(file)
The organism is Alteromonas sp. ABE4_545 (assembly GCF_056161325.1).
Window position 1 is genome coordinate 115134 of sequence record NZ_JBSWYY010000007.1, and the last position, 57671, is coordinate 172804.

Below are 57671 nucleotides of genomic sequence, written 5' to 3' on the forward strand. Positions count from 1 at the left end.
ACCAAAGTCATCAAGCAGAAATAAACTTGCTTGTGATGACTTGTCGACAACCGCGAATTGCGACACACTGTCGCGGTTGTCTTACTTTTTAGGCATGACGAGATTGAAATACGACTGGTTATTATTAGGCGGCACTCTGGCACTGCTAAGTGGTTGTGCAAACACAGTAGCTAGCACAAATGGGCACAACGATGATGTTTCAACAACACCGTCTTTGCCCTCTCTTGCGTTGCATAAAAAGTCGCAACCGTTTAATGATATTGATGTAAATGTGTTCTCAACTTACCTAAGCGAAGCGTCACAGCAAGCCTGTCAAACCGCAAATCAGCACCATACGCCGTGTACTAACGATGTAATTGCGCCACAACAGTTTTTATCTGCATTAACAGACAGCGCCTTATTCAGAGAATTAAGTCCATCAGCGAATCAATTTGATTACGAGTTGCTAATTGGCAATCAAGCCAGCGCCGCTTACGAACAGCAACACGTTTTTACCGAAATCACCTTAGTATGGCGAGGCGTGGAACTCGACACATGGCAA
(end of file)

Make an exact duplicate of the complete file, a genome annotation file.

The organism is Alteromonas sp. ABE4_545 (assembly GCF_056161325.1).
Window position 1 is genome coordinate 115134 of sequence record NZ_JBSWYY010000007.1, and the last position, 57671, is coordinate 172804.

Below are 57671 nucleotides of genomic sequence, written 5' to 3' on the forward strand. Positions count from 1 at the left end.
ACCAAAGTCATCAAGCAGAAATAAACTTGCTTGTGATGACTTGTCGACAACCGCGAATTGCGACACACTGTCGCGGTTGTCTTACTTTTTAGGCATGACGAGATTGAAATACGACTGGTTATTATTAGGCGGCACTCTGGCACTGCTAAGTGGTTGTGCAAACACAGTAGCTAGCACAAATGGGCACAACGATGATGTTTCAACAACACCGTCTTTGCCCTCTCTTGCGTTGCATAAAAAGTCGCAACCGTTTAATGATATTGATGTAAATGTGTTCTCAACTTACCTAAGCGAAGCGTCACAGCAAGCCTGTCAAACCGCAAATCAGCACCATACGCCGTGTACTAACGATGTAATTGCGCCACAACAGTTTTTATCTGCATTAACAGACAGCGCCTTATTCAGAGAATTAAGTCCATCAGCGAATCAATTTGATTACGAGTTGCTAATTGGCAATCAAGCCAGCGCCGCTTACGAACAGCAACACGTTTTTACCGAAATCACCTTAGTATGGCGAGGCGTGGAACTCGACACATGGCAA